Many of us have wondered how long it would be before a prominent official proclaimed that rogue federal judges, like the proverbial emperor, have no clothes and thus no authority to make up laws.
That’s what Alabama Chief Justice Roy Moore did this past week in a letter to Alabama Gov. Robert Bentley, in which he began by asserting that “the recent ruling of Judge Callie Granade has raised serious, legitimate concerns about the propriety of federal court jurisdiction over the Alabama Sanctity of Marriage Amendment.”
In 2006, Alabama voters approved the marriage measure by 81 percent to 19 percent. On Jan. 23, Judge Granade, a George W. Bush appointee to the U.S. District Court for the Southern District of Alabama, became the latest federal judge to join the lemming brigade and leap off the Cliffs of Insanity to find a previously unknown constitutional “right” to marriages lacking a bride or a groom.
She ruled that Alabama’s clear and timeless definition of marriage violated the 14th Amendment’s guarantee of equal protection and due process. Then she issued a two-week stay of her ruling, perhaps so that Alabamans can ponder their loss of meaningful citizenship in a self-governing republic.
When the 14th Amendment was ratified in 1868 to afford the nation’s freed slaves the protection of the law found in the Fifth Amendment, one can only imagine a typical discussion on the assembly floor of various statehouses, including Alabama’s:
“Tell me again why Rhett can’t marry Barney? I know that’s where the Founders were really going when they added the Bill of Rights in 1791. I say, it was quite clever of them to use the freed slaves as a pretext.”
In his letter, Judge Moore reminded the governor that, “As you know, nothing in the United States Constitution grants the federal government the authority to redefine the institution of marriage.”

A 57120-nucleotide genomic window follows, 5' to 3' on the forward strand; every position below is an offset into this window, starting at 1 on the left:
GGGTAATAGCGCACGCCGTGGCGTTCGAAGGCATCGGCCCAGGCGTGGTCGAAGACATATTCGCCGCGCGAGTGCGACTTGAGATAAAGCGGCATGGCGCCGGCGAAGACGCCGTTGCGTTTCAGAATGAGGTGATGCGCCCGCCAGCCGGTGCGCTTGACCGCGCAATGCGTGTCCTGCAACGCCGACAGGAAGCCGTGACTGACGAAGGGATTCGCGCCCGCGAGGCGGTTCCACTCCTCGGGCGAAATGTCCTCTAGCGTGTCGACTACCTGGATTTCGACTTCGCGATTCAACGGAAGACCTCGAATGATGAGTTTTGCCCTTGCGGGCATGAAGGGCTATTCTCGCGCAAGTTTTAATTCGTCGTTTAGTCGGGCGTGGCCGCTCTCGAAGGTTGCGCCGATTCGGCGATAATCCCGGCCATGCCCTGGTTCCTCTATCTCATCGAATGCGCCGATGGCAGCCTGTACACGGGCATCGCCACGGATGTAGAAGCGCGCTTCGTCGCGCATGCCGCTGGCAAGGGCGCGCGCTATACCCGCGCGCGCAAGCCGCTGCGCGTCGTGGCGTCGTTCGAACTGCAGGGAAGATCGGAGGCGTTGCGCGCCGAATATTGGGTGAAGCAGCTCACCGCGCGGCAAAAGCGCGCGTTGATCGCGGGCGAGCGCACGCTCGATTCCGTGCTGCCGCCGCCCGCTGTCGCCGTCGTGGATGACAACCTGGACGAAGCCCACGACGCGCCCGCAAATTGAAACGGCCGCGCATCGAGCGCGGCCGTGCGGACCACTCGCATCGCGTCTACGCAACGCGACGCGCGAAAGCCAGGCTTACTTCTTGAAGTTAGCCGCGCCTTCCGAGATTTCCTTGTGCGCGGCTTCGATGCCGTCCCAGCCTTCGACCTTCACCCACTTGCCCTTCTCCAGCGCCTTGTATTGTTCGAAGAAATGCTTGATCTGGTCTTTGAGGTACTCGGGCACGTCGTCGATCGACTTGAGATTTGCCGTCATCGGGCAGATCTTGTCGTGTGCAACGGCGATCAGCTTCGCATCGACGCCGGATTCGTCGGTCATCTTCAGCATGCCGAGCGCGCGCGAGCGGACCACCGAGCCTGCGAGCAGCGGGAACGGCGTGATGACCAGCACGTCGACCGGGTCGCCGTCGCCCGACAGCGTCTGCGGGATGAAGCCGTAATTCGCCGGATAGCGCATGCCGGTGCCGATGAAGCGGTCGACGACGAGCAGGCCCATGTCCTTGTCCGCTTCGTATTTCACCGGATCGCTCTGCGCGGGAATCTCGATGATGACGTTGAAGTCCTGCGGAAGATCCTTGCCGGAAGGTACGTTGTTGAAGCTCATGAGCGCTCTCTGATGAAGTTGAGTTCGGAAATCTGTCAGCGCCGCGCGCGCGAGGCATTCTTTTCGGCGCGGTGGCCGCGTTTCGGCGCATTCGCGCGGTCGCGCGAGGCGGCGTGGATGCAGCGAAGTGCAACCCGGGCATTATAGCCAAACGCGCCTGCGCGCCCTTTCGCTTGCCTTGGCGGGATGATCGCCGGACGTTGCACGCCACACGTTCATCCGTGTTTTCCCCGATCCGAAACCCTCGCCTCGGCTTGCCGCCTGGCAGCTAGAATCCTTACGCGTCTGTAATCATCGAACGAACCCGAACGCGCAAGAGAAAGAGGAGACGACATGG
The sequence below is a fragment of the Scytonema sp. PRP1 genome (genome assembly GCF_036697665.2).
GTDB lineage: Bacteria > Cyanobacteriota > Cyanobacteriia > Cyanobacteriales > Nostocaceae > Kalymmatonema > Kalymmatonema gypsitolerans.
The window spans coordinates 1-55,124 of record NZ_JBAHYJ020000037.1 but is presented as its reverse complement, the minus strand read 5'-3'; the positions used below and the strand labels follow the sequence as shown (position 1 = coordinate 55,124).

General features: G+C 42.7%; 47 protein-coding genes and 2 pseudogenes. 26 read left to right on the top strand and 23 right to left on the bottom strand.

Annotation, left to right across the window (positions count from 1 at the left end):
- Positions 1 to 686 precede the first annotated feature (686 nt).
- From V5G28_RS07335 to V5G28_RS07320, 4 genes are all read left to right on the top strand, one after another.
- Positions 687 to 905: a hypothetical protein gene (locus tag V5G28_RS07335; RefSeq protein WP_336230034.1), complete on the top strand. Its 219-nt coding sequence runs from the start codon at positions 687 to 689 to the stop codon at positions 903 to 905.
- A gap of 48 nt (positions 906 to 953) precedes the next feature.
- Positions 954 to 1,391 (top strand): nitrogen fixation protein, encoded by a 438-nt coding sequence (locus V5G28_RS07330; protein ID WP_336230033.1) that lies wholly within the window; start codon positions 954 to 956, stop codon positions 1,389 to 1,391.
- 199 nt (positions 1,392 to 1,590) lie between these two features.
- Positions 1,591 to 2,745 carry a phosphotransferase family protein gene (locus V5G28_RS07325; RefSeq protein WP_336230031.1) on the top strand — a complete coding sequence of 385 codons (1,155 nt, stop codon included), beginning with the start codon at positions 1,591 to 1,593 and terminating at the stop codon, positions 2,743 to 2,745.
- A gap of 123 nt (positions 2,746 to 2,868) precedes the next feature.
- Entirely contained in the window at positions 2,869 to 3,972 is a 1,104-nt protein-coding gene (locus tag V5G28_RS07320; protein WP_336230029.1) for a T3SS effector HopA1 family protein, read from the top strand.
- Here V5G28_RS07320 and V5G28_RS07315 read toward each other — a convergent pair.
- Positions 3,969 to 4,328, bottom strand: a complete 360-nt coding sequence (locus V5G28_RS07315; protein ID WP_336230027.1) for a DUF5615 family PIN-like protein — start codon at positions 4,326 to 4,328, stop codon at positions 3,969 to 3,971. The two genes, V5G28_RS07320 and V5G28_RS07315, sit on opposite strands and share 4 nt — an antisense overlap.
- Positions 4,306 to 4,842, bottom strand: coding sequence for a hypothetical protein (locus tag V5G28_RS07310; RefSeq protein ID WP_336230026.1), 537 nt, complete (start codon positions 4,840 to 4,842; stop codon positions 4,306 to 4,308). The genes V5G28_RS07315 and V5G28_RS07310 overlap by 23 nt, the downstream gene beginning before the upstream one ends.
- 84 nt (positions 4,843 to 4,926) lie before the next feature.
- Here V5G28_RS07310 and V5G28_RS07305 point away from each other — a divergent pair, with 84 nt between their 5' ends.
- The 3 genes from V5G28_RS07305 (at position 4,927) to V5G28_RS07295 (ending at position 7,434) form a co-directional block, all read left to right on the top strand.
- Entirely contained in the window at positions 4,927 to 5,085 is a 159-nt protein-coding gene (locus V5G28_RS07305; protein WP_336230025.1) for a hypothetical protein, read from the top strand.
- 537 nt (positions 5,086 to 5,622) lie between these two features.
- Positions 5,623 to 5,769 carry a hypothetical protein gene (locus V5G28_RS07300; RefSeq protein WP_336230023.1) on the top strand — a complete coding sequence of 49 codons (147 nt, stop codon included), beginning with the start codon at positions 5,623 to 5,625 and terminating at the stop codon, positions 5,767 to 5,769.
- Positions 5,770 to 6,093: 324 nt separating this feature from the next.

After citing Alabama’s Constitution and court cases, Judge Moore quoted from the U.S. Supreme Court ruling in Murphy v. Ramsey (1885) that required Utah to prohibit legalized polygamy in order to join the union. He wrote:
“Even the United States Supreme Court has repeatedly recognized that the basic foundation of marriage and family upon which our Country rests is ‘the union for life of one man and one woman in the holy estate of matrimony; the sure foundation of all that is stable and noble in our civilization; the best guaranty of that reverent morality which is the source of all beneficent progress in social and political improvement.’ “
Noting that “44 federal courts have imposed by judicial fiat same-sex marriages in 21 states of the Union, overturning the express will of the people in those states,” Judge Moore went on to praise the Alabama Probate Judges Association, “which has advised probate judges to follow Alabama law in refusing to license marriages between two members of the same sex.”
Judge Moore knows a little about bucking the system. In 1995, the American Civil Liberties Union sued to remove a wooden Ten Commandments plaque that he kept on his courtroom wall. They lost.
In 2001, as Alabama’s chief justice, he had a large Ten Commandments monument installed in the Alabama Judicial Building in Montgomery. After he refused to enforce an order by a federal judge to remove the monument, he himself was removed from office in November 2003 by the Alabama Court of the Judiciary. He unsuccessfully ran for governor in 2006 and 2010, but was re-elected as Alabama chief justice in 2012.
If only for the purpose of confounding the media, which love to portray Alabama and the rest of the South as a hotbed of drooling, racist homophobes out of the film “Deliverance,” it would have been nice to see this kind of forthright courage coming out of a northern or western state.
After all, scenes of Birmingham Commissioner of Public Safety Bull Connor’s men using fire hoses and nightsticks on peaceful demonstrators back in 1963 are as vivid as the latest civil rights documentary. And the movie “Selma” is a fresh reminder of the epic struggle to overcome resistance to integration.
Judge Moore risks being equated with Bull Connor, because that’s part of the left’s game plan of intimidation. But he’s a principled jurist who swore an oath to defend the Constitution, not to genuflect to lawless federal judges. For all the moral-laden language they use, these emperors without clothes are hell-bent on casting aside the moral restraints that allow society to flourish.
Speaking of restraints, is anyone in authority going to suggest that Associate Supreme Court Justices Ruth Bader Ginsburg and Elena Kagan, both of whom have actually officiated at same-sex ceremonies, recuse themselves from the monumental marriage case that the court will hear this spring?
They’ve abandoned any pretext of objectivity and are practically daring someone to call them on it.
Congressional leaders? Presidential candidates? Chief Justice John Roberts? Anyone?
• Robert Knight is senior fellow for the American Civil Rights Union and a columnist for The Washington Times.